For instance, the absorptivity becomes 100% for reflection and transmission coefficient values of zero.

Under normal incidence, the reflection coefficient is given by

The impedances of the metamaterial (ZM) and free space (Z0) are given by

where ε0 and μ0 are the permittivity and permeability of free space, respectively. In addition, εM and μM are the relative permittivity and permeability of a metamaterial, respectively. When ZM is the same as Z0, from Eq. (2), we achieve a zero reflection. Therefore, we can achieve a reflection coefficient of zero by tailoring εM and μM to be identical each other. When there is no reflected wave, all electromagnetic (EM) energy is transmitted. When the transmitted EM wave is dissipated from dielectric losses, we can achieve zero transmission27. Therefore, lossy dielectric materials are preferred for metamaterial absorbers.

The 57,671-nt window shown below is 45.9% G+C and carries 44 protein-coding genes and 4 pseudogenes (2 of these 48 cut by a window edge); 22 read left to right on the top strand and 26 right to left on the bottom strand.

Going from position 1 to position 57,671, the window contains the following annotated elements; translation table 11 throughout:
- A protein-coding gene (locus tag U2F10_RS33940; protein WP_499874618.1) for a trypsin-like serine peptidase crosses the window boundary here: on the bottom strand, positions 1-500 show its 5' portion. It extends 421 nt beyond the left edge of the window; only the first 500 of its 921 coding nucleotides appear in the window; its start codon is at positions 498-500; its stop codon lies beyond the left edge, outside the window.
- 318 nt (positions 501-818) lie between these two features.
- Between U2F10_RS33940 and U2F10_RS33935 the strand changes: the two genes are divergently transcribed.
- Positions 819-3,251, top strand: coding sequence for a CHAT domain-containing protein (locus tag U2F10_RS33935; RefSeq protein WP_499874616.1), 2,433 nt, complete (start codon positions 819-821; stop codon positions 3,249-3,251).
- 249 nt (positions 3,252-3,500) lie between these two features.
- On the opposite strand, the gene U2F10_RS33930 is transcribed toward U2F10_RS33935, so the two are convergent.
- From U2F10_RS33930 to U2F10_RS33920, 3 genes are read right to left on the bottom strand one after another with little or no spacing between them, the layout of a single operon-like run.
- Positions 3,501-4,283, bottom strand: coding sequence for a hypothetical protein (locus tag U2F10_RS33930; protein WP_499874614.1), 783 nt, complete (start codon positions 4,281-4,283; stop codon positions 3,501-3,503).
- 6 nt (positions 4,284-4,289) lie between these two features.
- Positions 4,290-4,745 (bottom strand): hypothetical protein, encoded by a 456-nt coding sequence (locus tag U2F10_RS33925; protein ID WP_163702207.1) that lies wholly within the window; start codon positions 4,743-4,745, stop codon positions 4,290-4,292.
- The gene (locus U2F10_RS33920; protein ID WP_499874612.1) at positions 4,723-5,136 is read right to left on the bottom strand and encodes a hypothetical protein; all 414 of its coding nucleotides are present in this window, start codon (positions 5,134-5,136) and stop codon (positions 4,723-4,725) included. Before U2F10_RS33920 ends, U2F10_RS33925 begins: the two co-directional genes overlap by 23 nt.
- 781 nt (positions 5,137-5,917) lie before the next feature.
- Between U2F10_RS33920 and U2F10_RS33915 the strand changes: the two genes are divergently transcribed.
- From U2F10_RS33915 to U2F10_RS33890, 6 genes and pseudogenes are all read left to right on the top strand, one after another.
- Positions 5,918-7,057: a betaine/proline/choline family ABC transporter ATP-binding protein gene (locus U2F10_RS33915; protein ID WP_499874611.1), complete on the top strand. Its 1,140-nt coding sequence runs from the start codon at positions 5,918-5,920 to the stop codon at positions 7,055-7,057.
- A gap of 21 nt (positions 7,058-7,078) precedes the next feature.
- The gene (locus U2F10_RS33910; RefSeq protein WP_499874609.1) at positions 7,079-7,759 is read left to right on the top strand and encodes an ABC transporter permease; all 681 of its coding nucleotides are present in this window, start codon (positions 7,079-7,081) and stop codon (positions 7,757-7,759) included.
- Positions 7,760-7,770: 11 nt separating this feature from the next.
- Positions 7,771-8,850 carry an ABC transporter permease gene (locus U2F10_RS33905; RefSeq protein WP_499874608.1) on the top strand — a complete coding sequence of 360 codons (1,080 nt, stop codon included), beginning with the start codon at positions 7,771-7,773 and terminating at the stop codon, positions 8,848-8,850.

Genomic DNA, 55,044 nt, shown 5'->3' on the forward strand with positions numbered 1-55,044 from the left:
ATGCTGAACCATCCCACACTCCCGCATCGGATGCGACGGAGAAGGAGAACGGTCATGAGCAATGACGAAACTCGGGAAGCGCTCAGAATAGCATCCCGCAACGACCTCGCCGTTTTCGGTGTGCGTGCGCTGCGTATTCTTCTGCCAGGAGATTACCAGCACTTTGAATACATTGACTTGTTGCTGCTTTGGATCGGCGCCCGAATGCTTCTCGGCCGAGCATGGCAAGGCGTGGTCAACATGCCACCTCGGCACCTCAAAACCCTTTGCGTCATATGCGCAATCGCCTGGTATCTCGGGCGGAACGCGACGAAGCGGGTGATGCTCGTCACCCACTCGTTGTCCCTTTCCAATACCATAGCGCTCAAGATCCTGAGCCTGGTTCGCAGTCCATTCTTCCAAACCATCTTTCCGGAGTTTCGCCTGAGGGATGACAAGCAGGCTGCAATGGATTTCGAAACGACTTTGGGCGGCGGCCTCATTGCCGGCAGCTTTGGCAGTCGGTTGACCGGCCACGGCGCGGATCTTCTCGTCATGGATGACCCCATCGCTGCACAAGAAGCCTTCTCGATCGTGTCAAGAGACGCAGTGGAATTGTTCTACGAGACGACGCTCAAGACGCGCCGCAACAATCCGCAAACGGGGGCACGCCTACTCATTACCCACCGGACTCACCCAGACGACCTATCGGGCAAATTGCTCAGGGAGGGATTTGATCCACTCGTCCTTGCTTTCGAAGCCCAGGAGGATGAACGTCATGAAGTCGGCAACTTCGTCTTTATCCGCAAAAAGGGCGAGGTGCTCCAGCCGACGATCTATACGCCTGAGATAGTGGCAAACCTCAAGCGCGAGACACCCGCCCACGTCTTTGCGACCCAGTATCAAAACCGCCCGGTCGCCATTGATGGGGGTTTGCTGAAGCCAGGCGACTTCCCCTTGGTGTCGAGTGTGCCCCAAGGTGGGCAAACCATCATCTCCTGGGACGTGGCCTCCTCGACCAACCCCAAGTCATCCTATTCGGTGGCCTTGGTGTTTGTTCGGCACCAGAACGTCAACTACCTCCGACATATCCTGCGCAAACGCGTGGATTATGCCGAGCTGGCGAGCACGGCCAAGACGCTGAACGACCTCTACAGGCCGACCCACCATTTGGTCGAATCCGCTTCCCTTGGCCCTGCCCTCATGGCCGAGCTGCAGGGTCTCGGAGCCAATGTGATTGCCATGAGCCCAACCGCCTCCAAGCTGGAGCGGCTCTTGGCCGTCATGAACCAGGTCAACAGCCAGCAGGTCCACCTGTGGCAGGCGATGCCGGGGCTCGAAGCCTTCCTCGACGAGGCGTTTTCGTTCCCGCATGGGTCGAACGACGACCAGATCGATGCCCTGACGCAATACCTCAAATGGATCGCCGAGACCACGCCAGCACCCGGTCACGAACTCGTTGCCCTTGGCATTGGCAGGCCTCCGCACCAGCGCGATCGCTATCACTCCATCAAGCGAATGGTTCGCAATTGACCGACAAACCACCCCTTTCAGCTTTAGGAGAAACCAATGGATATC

However, the zero-reflection condition changes under oblique incidence28. For instance, the reflection coefficient for the transverse electric (TE) mode is given by

where θi and θt are the incident and transmitted angles, respectively. In addition, the reflection coefficient for the transverse magnetic (TM) mode is given by

In general, metamaterial absorbers are designed to satisfy a zero-reflection condition under normal incidence. Because the reflection coefficient becomes nonzero under oblique incidence, the absorptivity of a metamaterial absorber is decreased as the incident angle is increased. In order to solve this problem, we propose an incident angle-insensitive unit cell for metamaterial absorbers.

Unit cell design